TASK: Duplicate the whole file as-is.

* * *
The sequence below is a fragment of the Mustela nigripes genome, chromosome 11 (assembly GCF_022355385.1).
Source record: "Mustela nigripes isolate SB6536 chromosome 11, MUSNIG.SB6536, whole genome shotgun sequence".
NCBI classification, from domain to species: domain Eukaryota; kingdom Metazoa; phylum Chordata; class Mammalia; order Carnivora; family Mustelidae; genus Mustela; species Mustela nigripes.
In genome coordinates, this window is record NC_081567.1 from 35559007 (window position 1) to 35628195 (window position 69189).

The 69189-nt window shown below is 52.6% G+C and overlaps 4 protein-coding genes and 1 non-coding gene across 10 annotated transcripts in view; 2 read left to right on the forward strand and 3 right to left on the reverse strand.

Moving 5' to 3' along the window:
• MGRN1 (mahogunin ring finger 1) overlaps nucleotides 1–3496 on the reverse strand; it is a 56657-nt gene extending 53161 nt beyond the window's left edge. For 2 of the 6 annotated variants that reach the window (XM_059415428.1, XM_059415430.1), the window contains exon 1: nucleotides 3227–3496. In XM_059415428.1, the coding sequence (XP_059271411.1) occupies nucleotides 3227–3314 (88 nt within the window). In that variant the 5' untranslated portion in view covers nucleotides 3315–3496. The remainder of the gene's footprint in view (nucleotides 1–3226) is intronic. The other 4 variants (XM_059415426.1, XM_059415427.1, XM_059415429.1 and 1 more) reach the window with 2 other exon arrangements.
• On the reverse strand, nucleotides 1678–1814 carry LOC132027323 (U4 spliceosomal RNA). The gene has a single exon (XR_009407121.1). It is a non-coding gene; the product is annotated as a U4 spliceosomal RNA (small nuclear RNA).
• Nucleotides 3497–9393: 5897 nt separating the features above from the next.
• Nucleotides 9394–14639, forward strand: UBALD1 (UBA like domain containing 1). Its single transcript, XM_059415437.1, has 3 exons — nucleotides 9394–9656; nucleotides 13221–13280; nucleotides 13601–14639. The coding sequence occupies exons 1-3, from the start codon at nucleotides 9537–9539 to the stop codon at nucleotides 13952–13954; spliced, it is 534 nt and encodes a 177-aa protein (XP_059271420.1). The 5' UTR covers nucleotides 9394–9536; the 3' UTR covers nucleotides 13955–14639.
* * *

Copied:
The sequence below is a fragment of the Mustela nigripes genome, chromosome 11 (assembly GCF_022355385.1).
Source record: "Mustela nigripes isolate SB6536 chromosome 11, MUSNIG.SB6536, whole genome shotgun sequence".
NCBI classification, from domain to species: domain Eukaryota; kingdom Metazoa; phylum Chordata; class Mammalia; order Carnivora; family Mustelidae; genus Mustela; species Mustela nigripes.
In genome coordinates, this window is record NC_081567.1 from 35559007 (window position 1) to 35628195 (window position 69189).

The 69189-nt window shown below is 52.6% G+C and overlaps 4 protein-coding genes and 1 non-coding gene across 10 annotated transcripts in view; 2 read left to right on the forward strand and 3 right to left on the reverse strand.

Moving 5' to 3' along the window:
• MGRN1 (mahogunin ring finger 1) overlaps nucleotides 1–3496 on the reverse strand; it is a 56657-nt gene extending 53161 nt beyond the window's left edge. For 2 of the 6 annotated variants that reach the window (XM_059415428.1, XM_059415430.1), the window contains exon 1: nucleotides 3227–3496. In XM_059415428.1, the coding sequence (XP_059271411.1) occupies nucleotides 3227–3314 (88 nt within the window). In that variant the 5' untranslated portion in view covers nucleotides 3315–3496. The remainder of the gene's footprint in view (nucleotides 1–3226) is intronic. The other 4 variants (XM_059415426.1, XM_059415427.1, XM_059415429.1 and 1 more) reach the window with 2 other exon arrangements.
• On the reverse strand, nucleotides 1678–1814 carry LOC132027323 (U4 spliceosomal RNA). The gene has a single exon (XR_009407121.1). It is a non-coding gene; the product is annotated as a U4 spliceosomal RNA (small nuclear RNA).
• Nucleotides 3497–9393: 5897 nt separating the features above from the next.
• Nucleotides 9394–14639, forward strand: UBALD1 (UBA like domain containing 1). Its single transcript, XM_059415437.1, has 3 exons — nucleotides 9394–9656; nucleotides 13221–13280; nucleotides 13601–14639. The coding sequence occupies exons 1-3, from the start codon at nucleotides 9537–9539 to the stop codon at nucleotides 13952–13954; spliced, it is 534 nt and encodes a 177-aa protein (XP_059271420.1). The 5' UTR covers nucleotides 9394–9536; the 3' UTR covers nucleotides 13955–14639.